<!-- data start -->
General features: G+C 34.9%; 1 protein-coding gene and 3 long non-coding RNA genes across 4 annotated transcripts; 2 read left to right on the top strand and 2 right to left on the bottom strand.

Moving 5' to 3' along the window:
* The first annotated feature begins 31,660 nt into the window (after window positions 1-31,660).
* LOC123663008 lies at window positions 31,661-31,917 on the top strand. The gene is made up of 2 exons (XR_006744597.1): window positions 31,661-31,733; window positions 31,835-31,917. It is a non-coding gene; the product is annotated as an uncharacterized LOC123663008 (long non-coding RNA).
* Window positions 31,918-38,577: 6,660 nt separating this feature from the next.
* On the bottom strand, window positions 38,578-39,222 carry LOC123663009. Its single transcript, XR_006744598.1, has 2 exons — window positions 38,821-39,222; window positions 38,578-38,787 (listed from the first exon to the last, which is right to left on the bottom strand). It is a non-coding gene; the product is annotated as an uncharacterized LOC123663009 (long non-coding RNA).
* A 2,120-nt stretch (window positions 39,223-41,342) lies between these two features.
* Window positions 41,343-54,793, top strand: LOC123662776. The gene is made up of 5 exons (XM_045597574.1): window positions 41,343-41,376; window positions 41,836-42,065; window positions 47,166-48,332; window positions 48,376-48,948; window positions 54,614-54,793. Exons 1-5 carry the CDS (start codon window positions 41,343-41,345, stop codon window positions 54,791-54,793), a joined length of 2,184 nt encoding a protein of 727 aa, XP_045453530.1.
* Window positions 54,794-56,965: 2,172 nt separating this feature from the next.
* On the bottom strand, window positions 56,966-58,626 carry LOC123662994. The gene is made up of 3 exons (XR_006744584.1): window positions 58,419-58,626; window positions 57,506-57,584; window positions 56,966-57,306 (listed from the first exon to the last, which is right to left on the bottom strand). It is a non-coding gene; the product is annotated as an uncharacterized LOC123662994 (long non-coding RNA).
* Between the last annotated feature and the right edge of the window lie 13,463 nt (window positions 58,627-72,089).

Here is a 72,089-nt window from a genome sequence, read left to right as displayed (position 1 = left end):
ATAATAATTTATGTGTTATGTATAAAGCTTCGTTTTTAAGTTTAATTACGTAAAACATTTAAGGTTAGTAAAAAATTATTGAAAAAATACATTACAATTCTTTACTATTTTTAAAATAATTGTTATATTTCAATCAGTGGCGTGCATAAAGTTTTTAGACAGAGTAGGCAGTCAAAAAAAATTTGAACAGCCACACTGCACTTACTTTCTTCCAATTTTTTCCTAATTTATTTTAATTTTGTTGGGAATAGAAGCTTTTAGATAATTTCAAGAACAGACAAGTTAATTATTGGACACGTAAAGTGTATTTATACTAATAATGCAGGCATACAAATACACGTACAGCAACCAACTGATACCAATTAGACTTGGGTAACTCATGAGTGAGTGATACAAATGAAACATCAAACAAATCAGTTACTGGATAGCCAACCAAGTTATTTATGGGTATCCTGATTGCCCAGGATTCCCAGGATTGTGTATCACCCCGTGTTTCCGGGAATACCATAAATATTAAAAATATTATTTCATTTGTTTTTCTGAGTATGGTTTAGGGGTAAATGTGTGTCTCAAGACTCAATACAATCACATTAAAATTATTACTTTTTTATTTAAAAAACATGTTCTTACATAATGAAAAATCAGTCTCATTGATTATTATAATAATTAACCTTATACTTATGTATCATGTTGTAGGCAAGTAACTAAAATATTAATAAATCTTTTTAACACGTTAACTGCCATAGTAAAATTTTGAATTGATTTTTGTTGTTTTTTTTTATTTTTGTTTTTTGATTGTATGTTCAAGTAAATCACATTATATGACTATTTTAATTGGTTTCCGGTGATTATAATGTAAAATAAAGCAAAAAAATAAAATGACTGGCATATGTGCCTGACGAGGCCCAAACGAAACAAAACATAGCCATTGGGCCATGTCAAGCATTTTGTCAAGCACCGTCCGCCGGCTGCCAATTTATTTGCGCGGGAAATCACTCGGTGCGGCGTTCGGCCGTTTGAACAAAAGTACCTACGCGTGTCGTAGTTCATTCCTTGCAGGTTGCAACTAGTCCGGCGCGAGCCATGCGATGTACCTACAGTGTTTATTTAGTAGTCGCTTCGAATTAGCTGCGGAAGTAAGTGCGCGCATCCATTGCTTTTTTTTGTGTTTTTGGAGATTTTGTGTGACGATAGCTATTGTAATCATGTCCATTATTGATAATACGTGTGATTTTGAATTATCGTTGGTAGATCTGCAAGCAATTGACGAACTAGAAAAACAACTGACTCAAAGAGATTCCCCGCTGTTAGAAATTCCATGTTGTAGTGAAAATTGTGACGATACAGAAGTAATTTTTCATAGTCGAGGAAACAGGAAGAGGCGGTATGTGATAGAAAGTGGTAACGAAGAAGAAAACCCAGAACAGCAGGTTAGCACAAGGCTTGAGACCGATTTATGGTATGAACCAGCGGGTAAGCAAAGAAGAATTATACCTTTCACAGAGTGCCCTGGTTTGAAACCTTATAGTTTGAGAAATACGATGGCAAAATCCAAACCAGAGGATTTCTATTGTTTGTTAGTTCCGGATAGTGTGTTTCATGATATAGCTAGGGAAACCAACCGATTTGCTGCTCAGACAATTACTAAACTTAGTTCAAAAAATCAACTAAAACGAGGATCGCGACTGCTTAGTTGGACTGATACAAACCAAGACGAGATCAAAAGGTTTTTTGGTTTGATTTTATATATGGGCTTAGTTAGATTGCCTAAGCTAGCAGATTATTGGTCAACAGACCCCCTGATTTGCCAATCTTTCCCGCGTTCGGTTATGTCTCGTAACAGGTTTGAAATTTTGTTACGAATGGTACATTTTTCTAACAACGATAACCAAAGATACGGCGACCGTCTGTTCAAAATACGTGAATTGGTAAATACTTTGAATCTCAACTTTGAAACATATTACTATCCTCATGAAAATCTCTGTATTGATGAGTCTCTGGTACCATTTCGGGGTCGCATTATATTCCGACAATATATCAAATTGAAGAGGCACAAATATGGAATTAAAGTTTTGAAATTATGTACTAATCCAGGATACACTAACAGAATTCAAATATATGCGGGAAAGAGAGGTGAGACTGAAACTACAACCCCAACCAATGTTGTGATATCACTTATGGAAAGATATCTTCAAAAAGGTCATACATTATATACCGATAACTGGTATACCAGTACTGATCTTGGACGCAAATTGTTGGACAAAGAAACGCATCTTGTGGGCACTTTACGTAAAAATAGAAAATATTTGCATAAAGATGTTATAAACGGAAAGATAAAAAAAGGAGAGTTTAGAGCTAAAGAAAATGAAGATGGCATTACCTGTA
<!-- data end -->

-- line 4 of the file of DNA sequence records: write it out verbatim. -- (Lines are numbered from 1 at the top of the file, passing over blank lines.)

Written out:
* LOC123663008 lies at window positions 31,661-31,917 on the top strand. The gene is made up of 2 exons (XR_006744597.1): window positions 31,661-31,733; window positions 31,835-31,917. It is a non-coding gene; the product is annotated as an uncharacterized LOC123663008 (long non-coding RNA).